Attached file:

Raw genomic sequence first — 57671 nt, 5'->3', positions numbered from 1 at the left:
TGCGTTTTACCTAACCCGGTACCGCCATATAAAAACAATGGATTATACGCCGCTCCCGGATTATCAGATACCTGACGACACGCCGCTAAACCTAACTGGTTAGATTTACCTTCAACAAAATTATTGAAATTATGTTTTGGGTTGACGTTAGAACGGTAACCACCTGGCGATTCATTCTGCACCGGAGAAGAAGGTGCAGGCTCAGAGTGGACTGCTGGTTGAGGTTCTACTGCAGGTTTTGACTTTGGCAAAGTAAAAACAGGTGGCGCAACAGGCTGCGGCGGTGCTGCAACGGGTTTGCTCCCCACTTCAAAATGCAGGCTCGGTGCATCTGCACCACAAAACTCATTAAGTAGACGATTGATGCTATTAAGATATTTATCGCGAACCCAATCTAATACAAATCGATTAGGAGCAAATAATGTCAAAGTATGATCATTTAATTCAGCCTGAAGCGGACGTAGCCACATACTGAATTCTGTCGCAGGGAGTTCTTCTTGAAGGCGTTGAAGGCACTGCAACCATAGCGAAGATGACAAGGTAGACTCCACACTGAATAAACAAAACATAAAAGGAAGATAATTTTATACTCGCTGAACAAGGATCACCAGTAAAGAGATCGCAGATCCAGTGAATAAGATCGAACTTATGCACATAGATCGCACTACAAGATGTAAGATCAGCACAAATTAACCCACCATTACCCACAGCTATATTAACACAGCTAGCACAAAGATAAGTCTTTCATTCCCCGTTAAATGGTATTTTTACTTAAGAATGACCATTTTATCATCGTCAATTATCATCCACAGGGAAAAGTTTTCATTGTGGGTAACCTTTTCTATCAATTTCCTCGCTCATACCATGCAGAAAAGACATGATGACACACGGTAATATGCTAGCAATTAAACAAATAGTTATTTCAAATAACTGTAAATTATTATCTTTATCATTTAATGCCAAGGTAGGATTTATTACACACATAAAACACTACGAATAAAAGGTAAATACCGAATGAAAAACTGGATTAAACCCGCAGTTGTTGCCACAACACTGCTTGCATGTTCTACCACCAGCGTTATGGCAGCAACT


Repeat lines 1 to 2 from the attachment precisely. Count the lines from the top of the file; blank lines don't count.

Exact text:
Raw genomic sequence first — 57671 nt, 5'->3', positions numbered from 1 at the left:
TGCGTTTTACCTAACCCGGTACCGCCATATAAAAACAATGGATTATACGCCGCTCCCGGATTATCAGATACCTGACGACACGCCGCTAAACCTAACTGGTTAGATTTACCTTCAACAAAATTATTGAAATTATGTTTTGGGTTGACGTTAGAACGGTAACCACCTGGCGATTCATTCTGCACCGGAGAAGAAGGTGCAGGCTCAGAGTGGACTGCTGGTTGAGGTTCTACTGCAGGTTTTGACTTTGGCAAAGTAAAAACAGGTGGCGCAACAGGCTGCGGCGGTGCTGCAACGGGTTTGCTCCCCACTTCAAAATGCAGGCTCGGTGCATCTGCACCACAAAACTCATTAAGTAGACGATTGATGCTATTAAGATATTTATCGCGAACCCAATCTAATACAAATCGATTAGGAGCAAATAATGTCAAAGTATGATCATTTAATTCAGCCTGAAGCGGACGTAGCCACATACTGAATTCTGTCGCAGGGAGTTCTTCTTGAAGGCGTTGAAGGCACTGCAACCATAGCGAAGATGACAAGGTAGACTCCACACTGAATAAACAAAACATAAAAGGAAGATAATTTTATACTCGCTGAACAAGGATCACCAGTAAAGAGATCGCAGATCCAGTGAATAAGATCGAACTTATGCACATAGATCGCACTACAAGATGTAAGATCAGCACAAATTAACCCACCATTACCCACAGCTATATTAACACAGCTAGCACAAAGATAAGTCTTTCATTCCCCGTTAAATGGTATTTTTACTTAAGAATGACCATTTTATCATCGTCAATTATCATCCACAGGGAAAAGTTTTCATTGTGGGTAACCTTTTCTATCAATTTCCTCGCTCATACCATGCAGAAAAGACATGATGACACACGGTAATATGCTAGCAATTAAACAAATAGTTATTTCAAATAACTGTAAATTATTATCTTTATCATTTAATGCCAAGGTAGGATTTATTACACACATAAAACACTACGAATAAAAGGTAAATACCGAATGAAAAACTGGATTAAACCCGCAGTTGTTGCCACAACACTGCTTGCATGTTCTACCACCAGCGTTATGGCAGCAACT